Bowel Cancer Screening

Bowel screening aims to detect bowel cancer at an early stage (in people with no symptoms) when treatment is more likely to be effective.

The Bowel Scope Screening Programme

Men and women at age 55 (who are registered with a GP) are invited to take part in a one off test called a flexible sigmoidoscopy. Dependent on the result of this, you may be referred for further tests or recalled at age 60.

Presently Cheltenham General Hospital, Cirencester Hospital and Stroud General Hospital offer flexible sigmoidoscopy for local Bowel Scope patients. Rollout of this programme across the centres will take until the end of 2020.

The FOBt Bowel Cancer Screening Programme

The FOBt Bowel Cancer Screening Programme invites men and women between the ages of 60 and 74 (who are registered with a GP) to take part in bowel screening every two years.

You will be sent a faecal occult blood sampling kit and instructions about how to take a sample. You will also receive instructions about how to send the sample to a laboratory.

If there is a positive result, you will be referred for investigations at your local screening centre.

More information about the national screening programme

Where is the programme delivered?

Test kits are sent out from a laboratory (“hub”) in Guildford. If you have a positive test kit, you will be sent an appointment to be seen in clinic at your local hospital where you could be offered a colonoscopy if you wish to be tested further.

Gloucestershire Bowel Cancer Screening Programme is hosted at:

At the screening centre, we:

  • run screening nurse clinics, colonoscopy clinics and book and run follow-up clinics where appropriate
  • provide alternative investigations where colonoscopy is not appropriate
  • provide pathology services
  • refer those requiring treatment for cancer to their local colorectal multi-disciplinary team.

The hub in Guildford:

  • issues invitations and assembles and dispatches test kits
  • runs a laboratory to process test kits
  • provides a free telephone helpline for the public (0800 707 60 60)
  • dispatches test results

What happens next?

FOBt Programme

If you receive positive test results you will be invited to attend a nurse clinic appointment, within 14 days of positive result, for full discussion of the next steps in the process. This appointment will include an explanation of the investigative procedure to be undertaken, usually a colonoscopy, which will also be within 14 days of clinic appointment.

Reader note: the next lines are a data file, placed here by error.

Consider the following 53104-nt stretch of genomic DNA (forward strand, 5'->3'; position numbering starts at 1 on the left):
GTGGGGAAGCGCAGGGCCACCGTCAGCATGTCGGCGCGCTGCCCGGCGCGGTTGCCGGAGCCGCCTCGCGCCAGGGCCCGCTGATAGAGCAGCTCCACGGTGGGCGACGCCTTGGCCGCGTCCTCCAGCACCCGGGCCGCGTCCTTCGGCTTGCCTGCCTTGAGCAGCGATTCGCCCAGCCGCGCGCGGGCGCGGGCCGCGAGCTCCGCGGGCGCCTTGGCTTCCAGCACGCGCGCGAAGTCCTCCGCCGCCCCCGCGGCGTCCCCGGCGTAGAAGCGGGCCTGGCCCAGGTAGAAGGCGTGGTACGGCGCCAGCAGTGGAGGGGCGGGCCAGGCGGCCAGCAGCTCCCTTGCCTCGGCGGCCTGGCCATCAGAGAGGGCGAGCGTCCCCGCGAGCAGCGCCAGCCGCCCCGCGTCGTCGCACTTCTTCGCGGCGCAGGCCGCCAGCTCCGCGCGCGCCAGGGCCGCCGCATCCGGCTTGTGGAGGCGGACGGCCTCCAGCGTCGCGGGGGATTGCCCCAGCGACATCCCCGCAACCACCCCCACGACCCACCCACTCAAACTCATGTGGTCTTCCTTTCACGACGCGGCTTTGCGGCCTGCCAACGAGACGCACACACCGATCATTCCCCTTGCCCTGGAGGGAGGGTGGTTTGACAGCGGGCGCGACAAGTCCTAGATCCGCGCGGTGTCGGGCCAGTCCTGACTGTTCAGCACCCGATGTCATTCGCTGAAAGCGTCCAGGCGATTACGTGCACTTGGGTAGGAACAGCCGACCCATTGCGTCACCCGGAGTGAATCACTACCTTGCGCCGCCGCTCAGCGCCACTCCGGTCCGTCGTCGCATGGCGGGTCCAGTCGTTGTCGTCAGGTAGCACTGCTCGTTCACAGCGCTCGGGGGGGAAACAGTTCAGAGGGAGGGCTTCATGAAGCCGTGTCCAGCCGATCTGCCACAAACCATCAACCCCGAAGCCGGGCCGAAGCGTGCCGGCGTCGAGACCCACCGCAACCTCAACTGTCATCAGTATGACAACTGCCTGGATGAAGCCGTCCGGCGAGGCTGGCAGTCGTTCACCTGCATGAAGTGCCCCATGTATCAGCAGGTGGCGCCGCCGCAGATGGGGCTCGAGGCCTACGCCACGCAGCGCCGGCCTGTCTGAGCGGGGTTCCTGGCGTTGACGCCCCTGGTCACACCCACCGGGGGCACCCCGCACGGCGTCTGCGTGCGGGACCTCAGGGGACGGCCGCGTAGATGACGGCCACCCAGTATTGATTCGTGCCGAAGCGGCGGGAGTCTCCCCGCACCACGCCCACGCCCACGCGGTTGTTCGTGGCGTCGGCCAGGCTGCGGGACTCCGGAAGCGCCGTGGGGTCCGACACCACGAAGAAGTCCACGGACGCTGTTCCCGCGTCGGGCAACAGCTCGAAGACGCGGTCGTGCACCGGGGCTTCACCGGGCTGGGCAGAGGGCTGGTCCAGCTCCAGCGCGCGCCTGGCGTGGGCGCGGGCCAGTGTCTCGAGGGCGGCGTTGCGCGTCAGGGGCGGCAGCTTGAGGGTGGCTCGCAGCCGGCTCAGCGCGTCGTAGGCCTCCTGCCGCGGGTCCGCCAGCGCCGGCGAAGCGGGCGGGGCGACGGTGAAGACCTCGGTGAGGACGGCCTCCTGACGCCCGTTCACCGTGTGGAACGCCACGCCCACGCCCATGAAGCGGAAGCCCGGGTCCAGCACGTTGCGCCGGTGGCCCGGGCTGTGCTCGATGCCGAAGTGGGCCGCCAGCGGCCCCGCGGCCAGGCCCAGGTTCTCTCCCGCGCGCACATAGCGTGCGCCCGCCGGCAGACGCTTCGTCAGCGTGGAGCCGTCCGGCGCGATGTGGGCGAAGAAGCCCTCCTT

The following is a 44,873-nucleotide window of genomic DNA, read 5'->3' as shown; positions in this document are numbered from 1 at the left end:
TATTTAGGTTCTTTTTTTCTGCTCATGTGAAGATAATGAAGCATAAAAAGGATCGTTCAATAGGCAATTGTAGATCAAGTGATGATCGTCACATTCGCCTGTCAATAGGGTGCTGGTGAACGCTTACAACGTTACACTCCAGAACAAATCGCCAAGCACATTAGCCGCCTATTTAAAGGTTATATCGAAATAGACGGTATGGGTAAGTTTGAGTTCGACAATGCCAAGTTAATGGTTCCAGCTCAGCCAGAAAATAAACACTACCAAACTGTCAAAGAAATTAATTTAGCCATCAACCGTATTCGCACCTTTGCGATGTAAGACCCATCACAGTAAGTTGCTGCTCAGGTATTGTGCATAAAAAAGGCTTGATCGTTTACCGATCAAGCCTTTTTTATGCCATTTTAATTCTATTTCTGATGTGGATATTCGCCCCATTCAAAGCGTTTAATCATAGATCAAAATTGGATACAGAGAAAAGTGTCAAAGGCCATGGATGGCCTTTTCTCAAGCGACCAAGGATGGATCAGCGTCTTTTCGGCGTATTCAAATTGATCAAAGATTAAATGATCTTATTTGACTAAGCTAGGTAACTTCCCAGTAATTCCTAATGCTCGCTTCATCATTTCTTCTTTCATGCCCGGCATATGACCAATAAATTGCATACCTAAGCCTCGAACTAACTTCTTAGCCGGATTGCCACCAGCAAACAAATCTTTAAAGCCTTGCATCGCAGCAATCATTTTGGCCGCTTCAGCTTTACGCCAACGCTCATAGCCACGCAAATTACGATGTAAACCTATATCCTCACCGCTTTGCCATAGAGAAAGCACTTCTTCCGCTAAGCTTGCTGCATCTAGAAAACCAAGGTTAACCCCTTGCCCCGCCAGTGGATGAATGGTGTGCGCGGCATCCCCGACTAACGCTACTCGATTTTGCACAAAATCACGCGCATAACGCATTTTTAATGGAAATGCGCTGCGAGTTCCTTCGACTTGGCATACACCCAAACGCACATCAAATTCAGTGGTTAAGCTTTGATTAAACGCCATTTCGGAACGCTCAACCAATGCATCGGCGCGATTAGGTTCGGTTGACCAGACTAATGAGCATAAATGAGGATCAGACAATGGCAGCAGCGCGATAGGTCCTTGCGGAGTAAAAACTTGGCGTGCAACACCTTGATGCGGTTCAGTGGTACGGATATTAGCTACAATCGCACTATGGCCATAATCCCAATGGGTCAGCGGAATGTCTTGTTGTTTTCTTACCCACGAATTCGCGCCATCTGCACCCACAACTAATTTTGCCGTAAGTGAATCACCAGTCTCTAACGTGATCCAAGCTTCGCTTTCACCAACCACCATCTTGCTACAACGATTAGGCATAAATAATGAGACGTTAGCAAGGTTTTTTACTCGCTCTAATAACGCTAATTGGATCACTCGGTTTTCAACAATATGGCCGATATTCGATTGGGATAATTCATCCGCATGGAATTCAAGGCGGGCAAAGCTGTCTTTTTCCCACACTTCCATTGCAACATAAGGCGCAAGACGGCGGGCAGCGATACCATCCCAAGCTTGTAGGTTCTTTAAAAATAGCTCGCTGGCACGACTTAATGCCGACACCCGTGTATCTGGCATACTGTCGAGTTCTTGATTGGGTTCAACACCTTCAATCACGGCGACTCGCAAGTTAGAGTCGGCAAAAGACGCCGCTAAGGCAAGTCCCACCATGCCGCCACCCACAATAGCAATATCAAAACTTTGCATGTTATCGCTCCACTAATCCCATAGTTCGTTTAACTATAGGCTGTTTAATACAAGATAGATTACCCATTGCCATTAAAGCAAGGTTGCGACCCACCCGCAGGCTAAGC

Cheltenham General Hospital and Gloucestershire Royal Hospital are accredited endoscopy units who provide colonoscopy for patients referred through the Bowel Cancer Screening Programme. Nurse led clinics are also held at these sites.

Bowel scope Programme

Currently Cheltenham General Hospital, Gloucestershire Royal Hospital, Stroud General Hospital and Cirencester Hospitals undertake flexible sigmoidoscopy for Bowel Scope patients. Rollout of this programme across the centres will take until the end of 2020.

Who do I need to contact if I have questions?

Free national helpline – 0800 707 60 60

National NHS Bowel Cancer Screening website

For patients who have already started the pathway there is a dedicated helpline for questions relating to their endoscopic procedure or post procedure care:

  • 0300 422 2827 If your call is not answered please leave a message and someone will return your call

Calls will also be answered on the numbers below:

  • 0300 422 3264/2407/4305 (admin)
  • 0300 422 2845 (nurses)

Future screening developments

FIT kit - What Is It?

The new FIT (faecal immunochemical test) kit will begin its roll out soon and aims to replace the current FOBt kit.

The FIT kit is the new at home testing kit which will be sent out to people across England aged 60 to 74 years old. The FIT kit will only require one sample, as opposed to the 6 required by FOBt, and is more sensitive with the ability to detect more cancers.

Why the change?

The new FIT kit has many advantages over the current FOBt which is in circulation. It is simpler and more straightforward to use. Hopefully, this will make the population more inclined to take part in screening, which is currently below the government target. The FIT kit only detects human blood from the lower intestines. Medicines and food do not interfere with the test so it tends to be more accurate There also fewer false positive results (a result that indicates a condition is present when it is not).

Extending the Screening Age

In August 2018 the government announced a future plan for everyone in England from the age of 50 to receive the new (FIT) kit. The change will bring England into line with Scotland, where screening is already first offered at 50. The government said that extending the programme to those aged 50 in England would “not delay” the planned introduction of FIT, which it stated was a “priority”.

Meanwhile, one-off testing offered to men and women at 55 via flexible sigmoidoscopy will continue where it is currently in place until FIT is offered to the same age group, the government said.